Have you ever been in a relationship and still felt lonely?
Have you had moments in your current partnership where you have felt misunderstood, isolated, forgotten, or even taken for granted?
I've been working with couples and families for over seven years, and relationship fulfillment is my number one area of study.
Often when we are in relationships for an extended period, we stop seeing our partner. Have you ever hung a picture up on the wall, and after a while, you forget that it is there? Or your best friend has had a tattoo for years, and you don't notice it anymore because you're so used to it being there, but when someone else points it out, it's like "Oh yea, that is there. I forgot."
Well, we often do that with spouses. We stop paying attention to their needs and tending to them in the way we first did because we are used to having them there. We chose to be in this relationship; we married them, so isn't that enough to show our love?
Relationships fulfillment requires...
“Jenna, my wife keeps calling me her husband, and I think my wife’s definition of a husband is a person who just doesn’t meet expectations.”
Although my client was laughing when he said this, I could see the genuine concern in his eyes. He seemed exhausted and fed up. Where did the relationship go? It started so great and was magical at the beginning, and then over time, love was lost. They haven’t been happy together for years.
Intimate relationships are messy and beautiful. They trigger us, challenge us, and also aliven and comfort us. Some days, relationships feel like work, and other days they feel easy and peaceful.
Love changes, grows and expands in ways we could never have predicted. Love is not just a feeling, but also energy, an energy that requires action. There is a difference between loving someone and practicing love. Practicing love means being unconditional, compassionate, and kind. Loving...
This WILL push your buttons.
This WILL shock you.
And this WILL happen.
Being a parent allows for many shocking moments. Moments that will make you laugh, make you cry, make you proud, make you mad, and many other moments that will make you question your parenting ability.
Teen moods are one of those things that will leave you having many moments of frustration, confusion, hurt, and anger if you allow it.
I want to share a few essential tips for you to remember as you are raising a precious human being who also happens to be a teen and help you become the exact parent your teen needs you to be.
As you read this complementary information to the video, I intend to spark some understanding. I want to remind you about where your teen is in terms of brain development and support you in creating your dream family life even when we are experiencing the pre/teen mood phase.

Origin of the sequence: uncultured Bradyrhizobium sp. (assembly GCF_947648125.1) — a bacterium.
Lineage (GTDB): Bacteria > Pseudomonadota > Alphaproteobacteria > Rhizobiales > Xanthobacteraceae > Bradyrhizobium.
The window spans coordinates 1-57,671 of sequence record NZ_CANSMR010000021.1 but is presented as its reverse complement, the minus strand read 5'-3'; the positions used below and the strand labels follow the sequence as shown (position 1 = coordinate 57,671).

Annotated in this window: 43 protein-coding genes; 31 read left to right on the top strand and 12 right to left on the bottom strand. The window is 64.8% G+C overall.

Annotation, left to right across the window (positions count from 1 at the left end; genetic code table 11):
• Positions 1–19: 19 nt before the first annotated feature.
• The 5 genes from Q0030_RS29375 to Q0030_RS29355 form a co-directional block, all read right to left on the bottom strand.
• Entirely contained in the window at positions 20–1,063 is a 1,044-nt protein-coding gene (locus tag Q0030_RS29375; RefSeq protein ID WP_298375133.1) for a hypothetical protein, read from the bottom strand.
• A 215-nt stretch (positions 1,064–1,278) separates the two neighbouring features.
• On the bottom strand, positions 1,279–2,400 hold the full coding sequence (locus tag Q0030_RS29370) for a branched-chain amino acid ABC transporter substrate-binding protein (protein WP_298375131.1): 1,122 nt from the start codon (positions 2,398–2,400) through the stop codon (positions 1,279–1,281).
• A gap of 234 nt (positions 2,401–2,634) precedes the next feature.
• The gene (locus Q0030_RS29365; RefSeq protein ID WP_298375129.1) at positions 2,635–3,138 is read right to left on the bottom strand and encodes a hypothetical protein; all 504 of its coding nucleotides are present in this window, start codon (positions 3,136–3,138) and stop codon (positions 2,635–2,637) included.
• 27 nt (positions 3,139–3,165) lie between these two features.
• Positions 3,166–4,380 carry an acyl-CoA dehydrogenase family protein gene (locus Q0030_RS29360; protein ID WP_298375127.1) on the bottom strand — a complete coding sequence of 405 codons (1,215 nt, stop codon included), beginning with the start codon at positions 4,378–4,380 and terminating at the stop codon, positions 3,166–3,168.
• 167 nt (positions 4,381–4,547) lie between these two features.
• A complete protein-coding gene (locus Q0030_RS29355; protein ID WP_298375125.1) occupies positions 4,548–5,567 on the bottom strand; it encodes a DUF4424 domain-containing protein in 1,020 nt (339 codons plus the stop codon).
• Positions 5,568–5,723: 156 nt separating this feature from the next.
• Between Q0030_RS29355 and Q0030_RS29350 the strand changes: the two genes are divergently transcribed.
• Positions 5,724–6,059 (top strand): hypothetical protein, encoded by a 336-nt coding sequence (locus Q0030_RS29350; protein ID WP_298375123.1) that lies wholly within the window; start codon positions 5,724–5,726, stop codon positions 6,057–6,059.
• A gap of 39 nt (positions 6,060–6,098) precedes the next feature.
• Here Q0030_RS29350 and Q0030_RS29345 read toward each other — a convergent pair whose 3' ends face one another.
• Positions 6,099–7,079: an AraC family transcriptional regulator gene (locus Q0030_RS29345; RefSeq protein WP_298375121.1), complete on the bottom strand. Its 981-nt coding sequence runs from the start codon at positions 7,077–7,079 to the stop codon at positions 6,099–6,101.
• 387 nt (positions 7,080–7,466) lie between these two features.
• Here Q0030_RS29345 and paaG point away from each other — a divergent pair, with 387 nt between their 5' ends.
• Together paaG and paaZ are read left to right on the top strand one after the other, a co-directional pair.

I think it is true that...
"I JUST EXPLODED ON CAMERA!"
"I was fuming mad. I was so mad. I can't tell you the level of anger I was feeling towards my children. They created this [stupid ;)] video. My own children set me up to react, and then they recorded it."
"I swear if my children are on TikTok one more time… I'm sick of it. I hate TikTok. I'm over it. I'm done. I'm going to take my son's phone and…"
It seems there is some passionate view towards the video-sharing social networking service, TikTok, and on our parenting call, this was made apparent. If you are a parent of a young adult, I am happy you are here. If you know of a parent with a young adult, please share this blog with them.
Things we cover in the video:
Building an empowering relationship around technology
Why your young adults ignore you
Why Tiktok is great
And, focus on praise
To complement the video:
Our children are born with phone ready hands. Their advanced...
It is no secret. Communication is the foundation of every relationship. And, more times than not, our family does not have a reliable communication floor.
To me, communication is like an invisible, security laser web trap with criss-cross paths and different level variations; one must fully understand to dodge around to successfully get to the vault. It's complicated. It's messy. It causes us to blame, throw [adult] tantrums, form tears, and abrupt goodbyes.
Because more often then not, the conversations we think we are having are not the conversations we are having.
Because we are so afraid of hurting someone or making someone else feel uncomfortable, we don't voice our truth in a clear, honest fashion.
Because we are interrupted, disputed, or shamed before we have the chance to get our point out, so we shut down, stop trying, or believe we are crazy for feeling the way we do.
Because we have been bombarded with all the "right" ways to talk to our special...